My original plan was to get a photo of me standing with one foot in the Netherlands and one in Germany – there was an obvious border point when I cycled through at the end of May with James and the Wowbaggers, but on this scenic woodland route there was no border visible. I realised I must be in Germany when my Garmin started showing roads and features (I only have the Germany map on it at the moment so when in Venlo it was blank). This was confirmed by a sign I passed that showed Venlo as in NL.
It was a relief to know I was in Germany. It’s odd, but I always feel slightly uncomfortable in Holland – possibly because I don’t speak the language, but mainly because it just doesn’t feel right to me, in the way that Germany does. I had the same thing last week when I went to Arnhem to visit my friend – a real feeling of relief when driving home and I crossed the border into Germany.
There were lots of people cycling through this country park and I got a glimpse of this rather attractive lake.
I then found I was following a rather odd vehicle. It turned out to be a six-wheeled, articulated multi-person cycle which had six people on it (four in front with four wheels, and two further behind with two wheels articulated onto the back of the four-wheeler). I saw another of these round the corner so I imagine they were for hire somewhere.
I was cycling through the Nettetal which is a lovely route that had been recommended to me by Redfalo of CycleChat (who also very kindly lent me his maps of Düsseldorf and surroundings as he used to live there – they have come in most handy).
Eventually my route turned off the main signposted cycle route and I ended up going further east, including through a farmyard which had HUGE cow byres with a rather interesting roof. Take a look at all those photovoltaics!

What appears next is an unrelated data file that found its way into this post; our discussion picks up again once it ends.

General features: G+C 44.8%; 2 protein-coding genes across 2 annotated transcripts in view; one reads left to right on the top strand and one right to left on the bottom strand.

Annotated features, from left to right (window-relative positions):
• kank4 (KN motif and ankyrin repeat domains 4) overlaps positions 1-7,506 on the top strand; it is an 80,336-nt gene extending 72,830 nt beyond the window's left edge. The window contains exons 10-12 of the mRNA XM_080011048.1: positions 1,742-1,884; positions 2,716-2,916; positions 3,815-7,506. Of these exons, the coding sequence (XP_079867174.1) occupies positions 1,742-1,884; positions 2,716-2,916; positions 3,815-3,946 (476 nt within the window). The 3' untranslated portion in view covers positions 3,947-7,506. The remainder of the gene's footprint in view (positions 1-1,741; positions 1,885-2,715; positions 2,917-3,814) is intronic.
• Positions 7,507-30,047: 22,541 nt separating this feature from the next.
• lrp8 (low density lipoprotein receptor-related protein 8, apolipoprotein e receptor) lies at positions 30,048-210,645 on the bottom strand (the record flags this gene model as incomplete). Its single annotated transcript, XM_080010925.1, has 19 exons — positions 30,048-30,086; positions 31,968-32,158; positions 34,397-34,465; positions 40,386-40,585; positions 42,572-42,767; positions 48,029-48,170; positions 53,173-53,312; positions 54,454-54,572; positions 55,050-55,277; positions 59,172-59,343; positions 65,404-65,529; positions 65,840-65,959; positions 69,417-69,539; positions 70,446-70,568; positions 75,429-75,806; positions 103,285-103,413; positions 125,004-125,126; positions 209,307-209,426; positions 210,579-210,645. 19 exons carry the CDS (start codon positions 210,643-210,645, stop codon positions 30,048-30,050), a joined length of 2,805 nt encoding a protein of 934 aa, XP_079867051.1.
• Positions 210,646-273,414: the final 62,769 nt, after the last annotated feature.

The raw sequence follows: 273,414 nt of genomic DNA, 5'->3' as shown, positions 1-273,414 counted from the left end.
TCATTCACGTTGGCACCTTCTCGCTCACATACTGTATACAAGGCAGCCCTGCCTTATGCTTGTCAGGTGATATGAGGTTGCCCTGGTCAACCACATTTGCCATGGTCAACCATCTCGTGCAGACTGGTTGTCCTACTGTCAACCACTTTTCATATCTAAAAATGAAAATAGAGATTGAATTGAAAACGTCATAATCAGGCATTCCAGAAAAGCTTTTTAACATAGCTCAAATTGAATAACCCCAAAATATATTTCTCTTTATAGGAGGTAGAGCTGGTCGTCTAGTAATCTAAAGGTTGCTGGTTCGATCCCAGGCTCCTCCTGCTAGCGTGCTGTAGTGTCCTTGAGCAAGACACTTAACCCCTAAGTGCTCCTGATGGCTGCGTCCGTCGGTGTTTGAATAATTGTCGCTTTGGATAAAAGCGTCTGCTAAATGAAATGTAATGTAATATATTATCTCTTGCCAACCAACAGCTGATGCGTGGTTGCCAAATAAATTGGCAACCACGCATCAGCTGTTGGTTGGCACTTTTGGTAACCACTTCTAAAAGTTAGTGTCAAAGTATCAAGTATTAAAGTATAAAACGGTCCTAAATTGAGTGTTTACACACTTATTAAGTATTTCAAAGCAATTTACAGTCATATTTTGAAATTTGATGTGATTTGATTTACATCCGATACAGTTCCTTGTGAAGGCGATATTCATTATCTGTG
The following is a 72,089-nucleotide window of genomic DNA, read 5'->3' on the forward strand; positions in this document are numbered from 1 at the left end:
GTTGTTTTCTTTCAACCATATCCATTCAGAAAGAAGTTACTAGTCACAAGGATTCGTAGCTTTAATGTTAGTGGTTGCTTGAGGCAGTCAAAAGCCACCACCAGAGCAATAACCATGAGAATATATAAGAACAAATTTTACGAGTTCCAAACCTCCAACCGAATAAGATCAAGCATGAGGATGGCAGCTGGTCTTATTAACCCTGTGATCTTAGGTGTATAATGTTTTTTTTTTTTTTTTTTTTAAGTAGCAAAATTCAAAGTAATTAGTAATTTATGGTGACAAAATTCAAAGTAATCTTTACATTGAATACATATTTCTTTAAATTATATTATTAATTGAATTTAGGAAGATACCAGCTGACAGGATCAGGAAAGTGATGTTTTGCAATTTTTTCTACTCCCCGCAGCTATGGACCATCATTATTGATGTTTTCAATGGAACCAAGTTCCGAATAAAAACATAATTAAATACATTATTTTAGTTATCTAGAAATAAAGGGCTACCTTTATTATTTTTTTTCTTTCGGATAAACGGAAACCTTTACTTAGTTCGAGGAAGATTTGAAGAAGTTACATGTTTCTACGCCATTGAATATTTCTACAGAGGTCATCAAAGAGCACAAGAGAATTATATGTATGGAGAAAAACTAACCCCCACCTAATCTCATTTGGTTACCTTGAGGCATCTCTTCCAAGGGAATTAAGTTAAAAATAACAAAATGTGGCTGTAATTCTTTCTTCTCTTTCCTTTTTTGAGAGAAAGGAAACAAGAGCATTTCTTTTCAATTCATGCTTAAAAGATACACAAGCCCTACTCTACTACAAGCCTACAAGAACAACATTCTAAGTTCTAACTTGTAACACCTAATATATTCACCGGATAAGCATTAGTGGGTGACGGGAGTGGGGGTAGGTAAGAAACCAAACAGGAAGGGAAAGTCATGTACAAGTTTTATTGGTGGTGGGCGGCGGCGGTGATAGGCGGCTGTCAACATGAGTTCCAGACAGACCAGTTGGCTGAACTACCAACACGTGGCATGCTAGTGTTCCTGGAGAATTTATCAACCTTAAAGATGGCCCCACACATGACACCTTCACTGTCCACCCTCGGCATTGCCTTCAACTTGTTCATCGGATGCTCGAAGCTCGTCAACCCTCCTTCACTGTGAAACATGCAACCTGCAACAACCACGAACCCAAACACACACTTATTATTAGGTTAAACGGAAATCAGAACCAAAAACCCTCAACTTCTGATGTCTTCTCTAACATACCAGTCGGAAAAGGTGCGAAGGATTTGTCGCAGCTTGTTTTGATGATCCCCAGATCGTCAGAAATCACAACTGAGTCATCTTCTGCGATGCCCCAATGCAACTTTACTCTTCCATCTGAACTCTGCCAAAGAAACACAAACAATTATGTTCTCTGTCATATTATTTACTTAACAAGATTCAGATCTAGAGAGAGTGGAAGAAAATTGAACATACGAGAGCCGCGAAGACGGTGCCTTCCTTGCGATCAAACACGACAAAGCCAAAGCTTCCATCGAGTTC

In a little village (which I think was Lind) I came across this tiny church.
I then stopped for lunch in Dülken (near Viersen) which had a somewhat larger church
My lunch was a Jäger Schnitzel and orange juice at a real bargain price of just 7,60€ for the lot.
As I was making my way through Viersen I saw these bicycles which contained flower arrangements (which had rather dried out). I think I must have seen at least 20 of these bikes.
I then spent ages cycling through a very flat and featureless section of farmland (mostly wheat and sweetcorn). There were several wind turbines and at one point the path went about 10 metres from one. Goodness me, they are large things! And the blades make a very interesting noise whistling through the air.
It was starting to spit with rain at this point and I was about 15 miles from home so I decided to stop for a cup of tea. I hadn’t bought my own teabags with me (I am running dangerously low, and am awaiting a parcel of teabags my mum has posted to me which hasn’t yet arrived) so I had to dare some German tea. I had a long discussion with the waitress and I ended up with some Darjeeling which was OK but which didn’t quite hit the spot the way Tetley would have done.
The tea was washed down with some cake, of course.
I then sallied forth, noting that the drizzle had stopped. Good.
Except, as I found myself almost at the Rhein (with a fair way still to go as I was rather far north) the rain started again, significantly. In the end it was so heavy that I decided to seek shelter and stood in a group with several other cyclists under an awning next to the German Rescue Service headquarters for Düsseldorf. After half an hour the rain eased off a bit and I was pretty bored so decided to head off. The sky looked pretty dodgy so I expected to get wet again.
Which I did, ten minutes later, as I was crossing the Rhein. Rather than following my route alongside the Rhein (scenic cyclepaths) I got my Garmin to take me on a direct route back. It was hard to see the Garmin as there was rain all over the screen and I had to stop for shelter to change the batteries. Unfortunately I didn’t have my waterproof Vaude panniers, I was instead using the showerproof Sidepods which are lighter but I was a little concerned about my camera getting wet. Fortunately it was OK.
When I got home I was utterly drenched. The trike went in the car to dry off and I ended up having to wash my windproof and all the clothes I was wearing; they were so wet anyway, I might as well finish the job. Although the lady who is renting me the room does washing, she takes about a week to do it – and I don’t have enough clothes for that – so I’ve started washing my own stuff. I wonder if she’ll notice!